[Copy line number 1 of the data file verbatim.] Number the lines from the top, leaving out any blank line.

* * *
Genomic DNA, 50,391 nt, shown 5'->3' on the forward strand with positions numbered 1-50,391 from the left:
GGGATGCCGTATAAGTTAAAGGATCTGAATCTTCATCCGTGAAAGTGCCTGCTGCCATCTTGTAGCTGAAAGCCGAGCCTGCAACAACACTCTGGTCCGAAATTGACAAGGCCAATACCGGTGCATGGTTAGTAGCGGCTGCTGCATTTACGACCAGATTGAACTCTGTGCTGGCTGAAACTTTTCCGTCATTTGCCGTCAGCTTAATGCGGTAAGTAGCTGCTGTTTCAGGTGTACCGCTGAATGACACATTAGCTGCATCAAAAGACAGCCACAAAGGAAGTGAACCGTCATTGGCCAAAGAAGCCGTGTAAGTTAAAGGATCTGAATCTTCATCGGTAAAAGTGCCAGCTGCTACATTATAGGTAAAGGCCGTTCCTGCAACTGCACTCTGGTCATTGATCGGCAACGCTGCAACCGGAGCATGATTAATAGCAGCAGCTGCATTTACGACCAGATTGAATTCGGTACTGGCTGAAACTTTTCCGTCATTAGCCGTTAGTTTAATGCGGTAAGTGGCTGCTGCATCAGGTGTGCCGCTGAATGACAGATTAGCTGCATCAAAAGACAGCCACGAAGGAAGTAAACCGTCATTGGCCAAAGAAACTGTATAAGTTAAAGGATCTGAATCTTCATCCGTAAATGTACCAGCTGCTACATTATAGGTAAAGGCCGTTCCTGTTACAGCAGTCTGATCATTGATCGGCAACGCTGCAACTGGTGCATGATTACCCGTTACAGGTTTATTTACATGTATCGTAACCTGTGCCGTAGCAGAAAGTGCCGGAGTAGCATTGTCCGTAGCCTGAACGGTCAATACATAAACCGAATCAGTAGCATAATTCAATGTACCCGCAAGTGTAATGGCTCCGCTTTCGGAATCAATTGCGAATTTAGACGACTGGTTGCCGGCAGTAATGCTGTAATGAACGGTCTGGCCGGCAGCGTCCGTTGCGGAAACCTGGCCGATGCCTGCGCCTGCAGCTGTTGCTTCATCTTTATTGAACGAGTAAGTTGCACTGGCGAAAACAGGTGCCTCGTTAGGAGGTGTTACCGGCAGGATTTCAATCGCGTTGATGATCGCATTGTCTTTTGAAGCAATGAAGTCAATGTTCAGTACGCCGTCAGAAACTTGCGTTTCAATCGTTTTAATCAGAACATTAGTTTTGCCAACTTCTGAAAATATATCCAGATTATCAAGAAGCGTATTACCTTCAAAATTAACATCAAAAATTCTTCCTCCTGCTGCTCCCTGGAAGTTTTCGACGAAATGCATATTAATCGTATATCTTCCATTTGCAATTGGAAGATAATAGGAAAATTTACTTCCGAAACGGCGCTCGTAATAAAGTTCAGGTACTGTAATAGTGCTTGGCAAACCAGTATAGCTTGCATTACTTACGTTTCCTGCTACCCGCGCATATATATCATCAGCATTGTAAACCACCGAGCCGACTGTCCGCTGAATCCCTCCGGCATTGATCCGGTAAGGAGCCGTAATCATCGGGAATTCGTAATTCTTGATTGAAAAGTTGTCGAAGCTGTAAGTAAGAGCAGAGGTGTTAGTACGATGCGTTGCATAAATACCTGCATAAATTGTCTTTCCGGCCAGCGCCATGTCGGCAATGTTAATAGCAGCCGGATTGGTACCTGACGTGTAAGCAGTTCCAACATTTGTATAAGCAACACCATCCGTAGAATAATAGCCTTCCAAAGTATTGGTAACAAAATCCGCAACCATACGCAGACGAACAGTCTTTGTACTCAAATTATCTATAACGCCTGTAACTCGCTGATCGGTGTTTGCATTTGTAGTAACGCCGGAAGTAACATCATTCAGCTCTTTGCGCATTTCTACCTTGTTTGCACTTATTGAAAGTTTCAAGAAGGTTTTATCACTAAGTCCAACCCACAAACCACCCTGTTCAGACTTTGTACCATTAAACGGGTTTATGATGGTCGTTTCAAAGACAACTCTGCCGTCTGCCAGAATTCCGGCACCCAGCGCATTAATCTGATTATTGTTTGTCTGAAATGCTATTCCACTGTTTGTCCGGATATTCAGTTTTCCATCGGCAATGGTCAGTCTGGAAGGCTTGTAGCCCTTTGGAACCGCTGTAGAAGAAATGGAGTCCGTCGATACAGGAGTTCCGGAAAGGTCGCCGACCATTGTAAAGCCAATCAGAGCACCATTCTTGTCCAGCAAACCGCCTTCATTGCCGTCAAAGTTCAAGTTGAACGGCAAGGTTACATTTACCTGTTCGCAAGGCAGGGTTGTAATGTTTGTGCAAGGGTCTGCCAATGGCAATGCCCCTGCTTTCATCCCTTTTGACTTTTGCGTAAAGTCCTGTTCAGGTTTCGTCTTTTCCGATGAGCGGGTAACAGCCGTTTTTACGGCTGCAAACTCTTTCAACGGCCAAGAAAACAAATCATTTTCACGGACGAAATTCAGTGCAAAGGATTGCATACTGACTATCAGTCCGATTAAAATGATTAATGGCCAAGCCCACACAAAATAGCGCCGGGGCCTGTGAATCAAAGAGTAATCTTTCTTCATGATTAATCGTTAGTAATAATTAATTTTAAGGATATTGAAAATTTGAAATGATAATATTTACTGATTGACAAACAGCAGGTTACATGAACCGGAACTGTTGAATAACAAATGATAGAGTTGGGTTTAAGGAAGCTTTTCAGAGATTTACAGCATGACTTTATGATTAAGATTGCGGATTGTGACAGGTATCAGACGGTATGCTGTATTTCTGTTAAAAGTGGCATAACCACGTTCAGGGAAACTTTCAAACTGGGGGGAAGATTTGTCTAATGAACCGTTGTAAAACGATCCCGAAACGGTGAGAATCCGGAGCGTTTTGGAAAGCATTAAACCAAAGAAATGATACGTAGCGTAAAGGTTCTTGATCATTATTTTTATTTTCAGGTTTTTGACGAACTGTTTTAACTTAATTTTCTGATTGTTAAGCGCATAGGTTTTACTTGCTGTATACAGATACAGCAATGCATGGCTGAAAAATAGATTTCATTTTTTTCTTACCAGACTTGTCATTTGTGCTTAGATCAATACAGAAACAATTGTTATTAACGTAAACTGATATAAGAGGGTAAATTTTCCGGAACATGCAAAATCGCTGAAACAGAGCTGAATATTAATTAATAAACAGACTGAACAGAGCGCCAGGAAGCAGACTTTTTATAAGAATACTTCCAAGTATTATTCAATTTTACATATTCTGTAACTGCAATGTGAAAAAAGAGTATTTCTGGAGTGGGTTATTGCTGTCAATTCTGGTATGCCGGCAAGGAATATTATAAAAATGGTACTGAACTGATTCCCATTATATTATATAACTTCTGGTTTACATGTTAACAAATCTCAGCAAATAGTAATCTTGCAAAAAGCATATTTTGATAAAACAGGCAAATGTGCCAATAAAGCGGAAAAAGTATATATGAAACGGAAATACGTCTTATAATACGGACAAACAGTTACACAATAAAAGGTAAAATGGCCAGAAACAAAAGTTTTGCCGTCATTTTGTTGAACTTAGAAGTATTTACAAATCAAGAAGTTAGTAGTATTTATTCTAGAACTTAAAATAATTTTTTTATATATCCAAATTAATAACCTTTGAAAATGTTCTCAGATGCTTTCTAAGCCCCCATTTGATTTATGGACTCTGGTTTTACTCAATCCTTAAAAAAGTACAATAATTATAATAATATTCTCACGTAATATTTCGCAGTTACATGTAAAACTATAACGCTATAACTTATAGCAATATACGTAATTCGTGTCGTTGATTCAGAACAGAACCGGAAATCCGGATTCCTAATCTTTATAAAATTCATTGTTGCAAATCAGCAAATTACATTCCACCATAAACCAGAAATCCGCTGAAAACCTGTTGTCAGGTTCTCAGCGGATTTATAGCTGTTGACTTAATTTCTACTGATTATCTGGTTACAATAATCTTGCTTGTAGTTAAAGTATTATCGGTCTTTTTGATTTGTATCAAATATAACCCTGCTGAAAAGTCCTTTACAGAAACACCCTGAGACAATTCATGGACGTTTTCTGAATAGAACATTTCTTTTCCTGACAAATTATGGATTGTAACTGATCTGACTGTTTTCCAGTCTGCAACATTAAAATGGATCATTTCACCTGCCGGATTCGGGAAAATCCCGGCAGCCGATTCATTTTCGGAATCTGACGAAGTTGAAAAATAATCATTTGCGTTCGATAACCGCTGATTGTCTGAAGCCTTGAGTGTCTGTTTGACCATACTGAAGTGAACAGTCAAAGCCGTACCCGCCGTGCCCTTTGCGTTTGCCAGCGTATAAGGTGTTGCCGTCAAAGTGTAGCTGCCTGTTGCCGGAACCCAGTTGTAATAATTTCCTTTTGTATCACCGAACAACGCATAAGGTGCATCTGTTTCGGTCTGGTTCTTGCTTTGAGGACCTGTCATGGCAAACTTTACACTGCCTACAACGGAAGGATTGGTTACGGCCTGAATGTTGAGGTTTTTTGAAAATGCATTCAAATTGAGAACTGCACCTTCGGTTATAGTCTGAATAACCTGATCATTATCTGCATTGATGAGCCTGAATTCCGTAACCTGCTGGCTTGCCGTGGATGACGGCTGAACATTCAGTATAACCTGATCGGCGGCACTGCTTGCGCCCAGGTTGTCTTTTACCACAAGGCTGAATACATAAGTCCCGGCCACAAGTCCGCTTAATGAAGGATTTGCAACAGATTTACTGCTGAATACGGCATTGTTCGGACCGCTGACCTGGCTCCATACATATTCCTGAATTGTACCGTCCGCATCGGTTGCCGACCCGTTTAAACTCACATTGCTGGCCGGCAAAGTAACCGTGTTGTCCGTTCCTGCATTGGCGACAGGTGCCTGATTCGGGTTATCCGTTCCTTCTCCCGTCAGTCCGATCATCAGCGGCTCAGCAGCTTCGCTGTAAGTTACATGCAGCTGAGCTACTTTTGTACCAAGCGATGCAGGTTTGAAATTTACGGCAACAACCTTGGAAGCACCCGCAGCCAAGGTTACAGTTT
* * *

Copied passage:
Genomic DNA, 50,391 nt, shown 5'->3' on the forward strand with positions numbered 1-50,391 from the left: